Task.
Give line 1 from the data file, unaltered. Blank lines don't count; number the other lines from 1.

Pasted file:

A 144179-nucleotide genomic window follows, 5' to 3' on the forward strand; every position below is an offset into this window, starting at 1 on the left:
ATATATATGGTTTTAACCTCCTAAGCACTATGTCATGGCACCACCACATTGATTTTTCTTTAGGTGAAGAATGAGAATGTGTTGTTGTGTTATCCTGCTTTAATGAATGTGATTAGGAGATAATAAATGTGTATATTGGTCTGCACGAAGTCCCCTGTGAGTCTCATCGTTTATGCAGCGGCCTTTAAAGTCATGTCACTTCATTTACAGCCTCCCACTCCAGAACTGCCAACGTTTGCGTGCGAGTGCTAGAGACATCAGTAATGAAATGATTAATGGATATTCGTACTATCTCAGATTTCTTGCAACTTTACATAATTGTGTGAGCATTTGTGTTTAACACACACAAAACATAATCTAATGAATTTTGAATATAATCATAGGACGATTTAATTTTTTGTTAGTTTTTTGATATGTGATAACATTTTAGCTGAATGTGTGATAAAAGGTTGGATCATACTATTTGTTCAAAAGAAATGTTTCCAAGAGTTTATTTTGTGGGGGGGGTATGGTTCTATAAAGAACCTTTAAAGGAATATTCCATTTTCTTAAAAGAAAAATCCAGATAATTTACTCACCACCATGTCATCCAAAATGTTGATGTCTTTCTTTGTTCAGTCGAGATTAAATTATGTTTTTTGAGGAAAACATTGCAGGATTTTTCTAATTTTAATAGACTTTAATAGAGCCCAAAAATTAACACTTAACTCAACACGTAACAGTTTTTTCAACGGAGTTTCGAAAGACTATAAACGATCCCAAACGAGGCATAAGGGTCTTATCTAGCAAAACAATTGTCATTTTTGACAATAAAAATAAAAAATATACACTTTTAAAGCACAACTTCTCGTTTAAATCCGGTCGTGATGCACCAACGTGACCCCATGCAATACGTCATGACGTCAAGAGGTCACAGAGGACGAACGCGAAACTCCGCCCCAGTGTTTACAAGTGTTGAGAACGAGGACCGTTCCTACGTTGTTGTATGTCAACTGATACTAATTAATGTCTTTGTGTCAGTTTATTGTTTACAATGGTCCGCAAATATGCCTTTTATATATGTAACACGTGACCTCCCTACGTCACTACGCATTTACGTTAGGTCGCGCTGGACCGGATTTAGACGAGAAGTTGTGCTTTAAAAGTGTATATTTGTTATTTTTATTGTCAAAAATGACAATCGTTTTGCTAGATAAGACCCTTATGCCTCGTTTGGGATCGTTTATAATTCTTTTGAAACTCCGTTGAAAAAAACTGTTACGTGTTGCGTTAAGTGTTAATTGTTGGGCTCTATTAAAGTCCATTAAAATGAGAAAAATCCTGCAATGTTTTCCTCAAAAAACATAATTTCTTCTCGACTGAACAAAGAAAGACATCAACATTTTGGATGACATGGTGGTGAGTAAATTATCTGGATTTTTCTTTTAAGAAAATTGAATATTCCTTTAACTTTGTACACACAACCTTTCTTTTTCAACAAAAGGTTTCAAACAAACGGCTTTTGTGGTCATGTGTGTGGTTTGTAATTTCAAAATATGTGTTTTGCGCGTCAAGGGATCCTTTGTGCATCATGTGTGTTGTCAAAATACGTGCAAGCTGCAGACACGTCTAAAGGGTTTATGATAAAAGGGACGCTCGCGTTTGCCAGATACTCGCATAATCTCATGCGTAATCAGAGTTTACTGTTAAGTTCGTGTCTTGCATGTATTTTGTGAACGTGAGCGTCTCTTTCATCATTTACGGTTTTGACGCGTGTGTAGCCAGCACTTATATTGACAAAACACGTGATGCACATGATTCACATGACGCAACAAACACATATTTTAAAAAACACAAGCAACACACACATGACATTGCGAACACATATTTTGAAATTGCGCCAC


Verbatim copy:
A 144179-nucleotide genomic window follows, 5' to 3' on the forward strand; every position below is an offset into this window, starting at 1 on the left: